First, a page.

The controversial “unfortunate experiment” conducted by Dr Herbert Green has been found to have caused the deaths of 8 cervical cancer patients.
The experiment, which took place between 1965 and 1974, delayed or withheld the treatment of 127 women who had been diagnosed with cervical cancer or a pre-cancerous lesion.
The aim was to try prove that abnormal cells might not lead to cervical cancer in some women.
The experiments were found to be unethical by a judicial inquiry (the Cartwright inquiry) in 1988, but a book by Auckland University historian Professor Linda Bryder, published in 2009, questioned the finding, instead positing that Green had been the victim of a ‘witch hunt’.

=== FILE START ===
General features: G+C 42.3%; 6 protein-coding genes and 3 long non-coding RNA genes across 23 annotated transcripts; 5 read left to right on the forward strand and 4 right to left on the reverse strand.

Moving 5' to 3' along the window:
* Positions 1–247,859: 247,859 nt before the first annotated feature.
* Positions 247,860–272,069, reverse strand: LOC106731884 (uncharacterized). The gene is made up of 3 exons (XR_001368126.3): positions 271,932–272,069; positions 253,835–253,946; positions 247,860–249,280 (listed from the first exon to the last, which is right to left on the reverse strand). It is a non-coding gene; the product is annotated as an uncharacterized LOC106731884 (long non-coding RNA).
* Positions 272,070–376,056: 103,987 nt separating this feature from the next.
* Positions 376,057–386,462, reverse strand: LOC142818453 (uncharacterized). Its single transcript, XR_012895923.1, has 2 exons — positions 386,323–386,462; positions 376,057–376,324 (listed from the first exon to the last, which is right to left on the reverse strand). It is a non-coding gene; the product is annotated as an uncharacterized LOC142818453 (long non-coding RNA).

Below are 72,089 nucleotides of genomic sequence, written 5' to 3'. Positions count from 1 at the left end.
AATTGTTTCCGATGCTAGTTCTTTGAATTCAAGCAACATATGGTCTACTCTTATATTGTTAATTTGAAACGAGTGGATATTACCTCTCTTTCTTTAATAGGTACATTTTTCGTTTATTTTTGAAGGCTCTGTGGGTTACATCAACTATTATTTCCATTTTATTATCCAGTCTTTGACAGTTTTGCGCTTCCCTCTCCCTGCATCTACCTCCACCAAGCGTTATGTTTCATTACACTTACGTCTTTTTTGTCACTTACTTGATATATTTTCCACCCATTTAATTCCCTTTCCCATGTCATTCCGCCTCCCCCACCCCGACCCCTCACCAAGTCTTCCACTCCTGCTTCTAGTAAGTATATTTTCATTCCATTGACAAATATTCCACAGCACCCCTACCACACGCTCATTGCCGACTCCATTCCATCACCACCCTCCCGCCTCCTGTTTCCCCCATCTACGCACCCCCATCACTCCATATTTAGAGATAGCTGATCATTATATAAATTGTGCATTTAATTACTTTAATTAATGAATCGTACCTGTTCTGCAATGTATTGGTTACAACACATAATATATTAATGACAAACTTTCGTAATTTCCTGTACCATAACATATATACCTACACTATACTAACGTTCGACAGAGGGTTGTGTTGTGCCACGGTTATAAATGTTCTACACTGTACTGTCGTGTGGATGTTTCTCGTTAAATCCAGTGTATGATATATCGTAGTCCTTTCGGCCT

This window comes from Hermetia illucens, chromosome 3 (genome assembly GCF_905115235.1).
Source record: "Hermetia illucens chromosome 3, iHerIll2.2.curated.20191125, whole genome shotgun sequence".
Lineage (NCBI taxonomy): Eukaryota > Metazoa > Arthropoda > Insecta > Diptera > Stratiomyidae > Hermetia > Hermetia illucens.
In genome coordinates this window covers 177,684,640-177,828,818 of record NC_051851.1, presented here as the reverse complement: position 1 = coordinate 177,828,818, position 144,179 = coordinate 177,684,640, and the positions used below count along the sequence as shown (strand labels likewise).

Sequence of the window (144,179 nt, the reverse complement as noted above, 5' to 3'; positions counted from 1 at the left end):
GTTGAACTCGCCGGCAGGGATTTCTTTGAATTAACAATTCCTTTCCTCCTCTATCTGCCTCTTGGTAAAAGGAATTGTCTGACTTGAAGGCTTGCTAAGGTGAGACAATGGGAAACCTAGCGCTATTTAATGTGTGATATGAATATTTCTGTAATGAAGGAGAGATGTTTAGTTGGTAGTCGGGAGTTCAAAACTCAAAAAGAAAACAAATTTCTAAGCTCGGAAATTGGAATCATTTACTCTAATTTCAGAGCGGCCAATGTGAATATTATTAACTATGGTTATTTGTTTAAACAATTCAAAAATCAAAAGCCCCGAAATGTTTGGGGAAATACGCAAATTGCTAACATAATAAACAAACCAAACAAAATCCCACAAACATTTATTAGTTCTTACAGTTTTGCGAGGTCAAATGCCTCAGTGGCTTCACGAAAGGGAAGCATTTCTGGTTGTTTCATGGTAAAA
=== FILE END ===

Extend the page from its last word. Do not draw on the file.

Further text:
However, research from the University of Otago released this week showed that Green had indeed behaved unethically, and the risks in untreated women of developing cancer were ten times higher than in their treated counterparts. A third of the women denied treatment treatment developed cancer, and 8 women died.
Bryder is also having to apologise and pay legal costs over an erroneous statement made in her book about former University of Otago Professor Richard Seddon.
NZ Herald: Otago study backs Cartwright findings
TVNZ/One News: “Unfortunate experiment” led to eight deaths